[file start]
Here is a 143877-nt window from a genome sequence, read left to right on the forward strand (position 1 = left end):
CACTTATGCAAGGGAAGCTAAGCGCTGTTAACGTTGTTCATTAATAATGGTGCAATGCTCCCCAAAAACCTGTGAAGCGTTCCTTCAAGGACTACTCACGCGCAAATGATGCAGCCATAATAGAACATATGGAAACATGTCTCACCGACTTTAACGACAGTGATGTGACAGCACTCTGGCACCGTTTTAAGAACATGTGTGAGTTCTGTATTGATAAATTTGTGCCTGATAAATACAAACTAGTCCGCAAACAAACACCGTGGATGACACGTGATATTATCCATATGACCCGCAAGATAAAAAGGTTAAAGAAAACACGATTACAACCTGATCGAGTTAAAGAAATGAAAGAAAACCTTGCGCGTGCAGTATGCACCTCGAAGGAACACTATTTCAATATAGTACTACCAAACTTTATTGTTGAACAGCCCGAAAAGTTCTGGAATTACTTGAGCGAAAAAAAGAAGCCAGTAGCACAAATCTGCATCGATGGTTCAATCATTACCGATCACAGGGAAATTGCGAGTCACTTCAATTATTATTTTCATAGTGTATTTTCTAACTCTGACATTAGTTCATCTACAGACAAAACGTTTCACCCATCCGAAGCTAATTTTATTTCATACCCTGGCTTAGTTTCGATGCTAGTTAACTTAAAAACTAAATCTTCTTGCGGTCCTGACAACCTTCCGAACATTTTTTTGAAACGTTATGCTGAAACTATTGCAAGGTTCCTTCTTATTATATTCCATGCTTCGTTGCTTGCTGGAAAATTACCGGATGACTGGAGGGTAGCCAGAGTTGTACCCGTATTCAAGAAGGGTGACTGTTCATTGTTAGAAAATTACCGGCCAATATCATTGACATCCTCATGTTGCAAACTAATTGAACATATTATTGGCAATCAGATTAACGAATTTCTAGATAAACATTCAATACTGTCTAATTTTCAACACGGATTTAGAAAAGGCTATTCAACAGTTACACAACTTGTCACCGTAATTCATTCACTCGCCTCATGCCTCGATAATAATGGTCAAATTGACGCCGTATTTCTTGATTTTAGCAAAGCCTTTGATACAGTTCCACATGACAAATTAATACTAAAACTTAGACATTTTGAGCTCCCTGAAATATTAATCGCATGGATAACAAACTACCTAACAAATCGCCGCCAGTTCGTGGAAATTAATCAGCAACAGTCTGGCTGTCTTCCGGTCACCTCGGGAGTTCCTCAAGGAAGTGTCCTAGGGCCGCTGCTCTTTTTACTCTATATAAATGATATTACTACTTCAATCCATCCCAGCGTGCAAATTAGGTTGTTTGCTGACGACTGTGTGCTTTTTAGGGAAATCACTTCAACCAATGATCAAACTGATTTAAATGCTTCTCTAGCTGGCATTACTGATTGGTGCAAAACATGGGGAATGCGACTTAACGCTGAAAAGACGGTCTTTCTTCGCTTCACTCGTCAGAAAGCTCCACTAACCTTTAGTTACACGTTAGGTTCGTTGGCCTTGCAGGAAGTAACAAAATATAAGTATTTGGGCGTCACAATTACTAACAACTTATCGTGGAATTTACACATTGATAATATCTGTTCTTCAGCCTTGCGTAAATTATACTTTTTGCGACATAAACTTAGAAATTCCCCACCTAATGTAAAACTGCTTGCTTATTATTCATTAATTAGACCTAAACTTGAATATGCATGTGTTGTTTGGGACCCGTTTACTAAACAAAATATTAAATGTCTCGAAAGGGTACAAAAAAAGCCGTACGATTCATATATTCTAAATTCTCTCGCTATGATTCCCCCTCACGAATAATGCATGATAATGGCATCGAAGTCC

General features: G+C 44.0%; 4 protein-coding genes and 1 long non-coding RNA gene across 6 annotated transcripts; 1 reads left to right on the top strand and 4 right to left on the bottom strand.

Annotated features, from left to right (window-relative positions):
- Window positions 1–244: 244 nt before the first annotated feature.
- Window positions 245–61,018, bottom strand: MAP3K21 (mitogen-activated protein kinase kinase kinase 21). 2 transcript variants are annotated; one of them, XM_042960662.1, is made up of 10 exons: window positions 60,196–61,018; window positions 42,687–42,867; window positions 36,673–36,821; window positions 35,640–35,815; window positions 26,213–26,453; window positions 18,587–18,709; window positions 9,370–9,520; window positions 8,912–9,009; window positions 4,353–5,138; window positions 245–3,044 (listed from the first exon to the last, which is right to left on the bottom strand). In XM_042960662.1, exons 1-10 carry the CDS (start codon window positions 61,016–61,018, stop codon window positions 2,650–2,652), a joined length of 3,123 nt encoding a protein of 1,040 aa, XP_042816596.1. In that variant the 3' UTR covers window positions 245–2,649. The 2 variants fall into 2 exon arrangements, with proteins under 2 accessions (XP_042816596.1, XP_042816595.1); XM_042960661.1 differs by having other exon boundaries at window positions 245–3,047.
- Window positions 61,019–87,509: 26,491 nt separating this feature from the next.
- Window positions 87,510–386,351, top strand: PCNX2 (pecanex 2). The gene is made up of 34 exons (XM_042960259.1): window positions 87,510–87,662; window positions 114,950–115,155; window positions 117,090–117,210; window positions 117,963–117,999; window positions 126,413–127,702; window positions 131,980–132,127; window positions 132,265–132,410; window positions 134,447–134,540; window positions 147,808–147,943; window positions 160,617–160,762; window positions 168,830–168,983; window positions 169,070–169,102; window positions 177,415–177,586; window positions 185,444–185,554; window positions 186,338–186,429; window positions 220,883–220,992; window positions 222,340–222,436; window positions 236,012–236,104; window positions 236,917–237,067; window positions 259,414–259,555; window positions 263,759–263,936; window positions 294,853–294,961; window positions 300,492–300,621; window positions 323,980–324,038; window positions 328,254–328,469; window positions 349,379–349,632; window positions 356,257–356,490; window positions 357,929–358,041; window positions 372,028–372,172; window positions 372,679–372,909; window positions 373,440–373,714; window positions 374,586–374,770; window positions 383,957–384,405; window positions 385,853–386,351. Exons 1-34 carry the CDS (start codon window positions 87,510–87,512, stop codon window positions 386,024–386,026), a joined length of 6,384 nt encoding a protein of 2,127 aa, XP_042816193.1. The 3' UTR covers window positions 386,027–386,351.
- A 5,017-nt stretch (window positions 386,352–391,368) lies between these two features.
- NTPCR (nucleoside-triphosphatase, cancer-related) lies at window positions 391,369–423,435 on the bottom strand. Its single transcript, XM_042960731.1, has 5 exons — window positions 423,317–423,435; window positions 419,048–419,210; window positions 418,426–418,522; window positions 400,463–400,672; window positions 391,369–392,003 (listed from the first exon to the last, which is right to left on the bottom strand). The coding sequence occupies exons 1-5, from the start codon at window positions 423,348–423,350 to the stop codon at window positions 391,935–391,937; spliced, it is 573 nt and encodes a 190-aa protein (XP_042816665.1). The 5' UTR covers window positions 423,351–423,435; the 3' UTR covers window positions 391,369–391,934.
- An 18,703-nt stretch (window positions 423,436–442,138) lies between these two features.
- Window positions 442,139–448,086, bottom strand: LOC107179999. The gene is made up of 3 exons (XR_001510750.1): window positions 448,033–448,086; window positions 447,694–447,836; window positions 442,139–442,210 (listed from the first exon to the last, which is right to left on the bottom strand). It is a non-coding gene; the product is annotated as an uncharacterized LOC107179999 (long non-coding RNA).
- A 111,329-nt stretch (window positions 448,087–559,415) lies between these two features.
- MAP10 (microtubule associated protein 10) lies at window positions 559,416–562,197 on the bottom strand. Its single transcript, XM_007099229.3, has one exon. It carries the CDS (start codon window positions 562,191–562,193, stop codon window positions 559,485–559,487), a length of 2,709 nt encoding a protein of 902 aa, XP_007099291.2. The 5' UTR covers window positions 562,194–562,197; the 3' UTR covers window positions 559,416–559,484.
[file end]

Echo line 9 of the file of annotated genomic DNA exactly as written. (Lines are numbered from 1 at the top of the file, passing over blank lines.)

- A 5,017-nt stretch (window positions 386,352–391,368) lies between these two features.